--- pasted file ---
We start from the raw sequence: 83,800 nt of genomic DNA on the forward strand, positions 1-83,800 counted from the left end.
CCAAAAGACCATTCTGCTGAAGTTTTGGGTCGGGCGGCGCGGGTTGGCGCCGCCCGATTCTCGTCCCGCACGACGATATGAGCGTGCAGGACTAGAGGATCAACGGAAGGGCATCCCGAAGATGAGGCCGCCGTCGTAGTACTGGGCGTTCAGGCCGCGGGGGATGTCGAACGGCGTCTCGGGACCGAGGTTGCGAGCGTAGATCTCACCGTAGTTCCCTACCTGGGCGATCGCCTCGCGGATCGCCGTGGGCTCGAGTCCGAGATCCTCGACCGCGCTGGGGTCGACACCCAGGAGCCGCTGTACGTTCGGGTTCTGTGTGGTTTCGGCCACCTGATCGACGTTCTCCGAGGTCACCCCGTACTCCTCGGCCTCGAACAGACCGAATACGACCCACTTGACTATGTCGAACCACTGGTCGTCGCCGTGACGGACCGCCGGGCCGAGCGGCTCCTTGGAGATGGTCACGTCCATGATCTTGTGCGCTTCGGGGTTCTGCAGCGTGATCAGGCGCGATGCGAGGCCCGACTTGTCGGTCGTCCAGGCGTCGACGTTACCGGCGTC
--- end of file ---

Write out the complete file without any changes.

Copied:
We start from the raw sequence: 83,800 nt of genomic DNA on the forward strand, positions 1-83,800 counted from the left end.
CCAAAAGACCATTCTGCTGAAGTTTTGGGTCGGGCGGCGCGGGTTGGCGCCGCCCGATTCTCGTCCCGCACGACGATATGAGCGTGCAGGACTAGAGGATCAACGGAAGGGCATCCCGAAGATGAGGCCGCCGTCGTAGTACTGGGCGTTCAGGCCGCGGGGGATGTCGAACGGCGTCTCGGGACCGAGGTTGCGAGCGTAGATCTCACCGTAGTTCCCTACCTGGGCGATCGCCTCGCGGATCGCCGTGGGCTCGAGTCCGAGATCCTCGACCGCGCTGGGGTCGACACCCAGGAGCCGCTGTACGTTCGGGTTCTGTGTGGTTTCGGCCACCTGATCGACGTTCTCCGAGGTCACCCCGTACTCCTCGGCCTCGAACAGACCGAATACGACCCACTTGACTATGTCGAACCACTGGTCGTCGCCGTGACGGACCGCCGGGCCGAGCGGCTCCTTGGAGATGGTCACGTCCATGATCTTGTGCGCTTCGGGGTTCTGCAGCGTGATCAGGCGCGATGCGAGGCCCGACTTGTCGGTCGTCCAGGCGTCGACGTTACCGGCGTC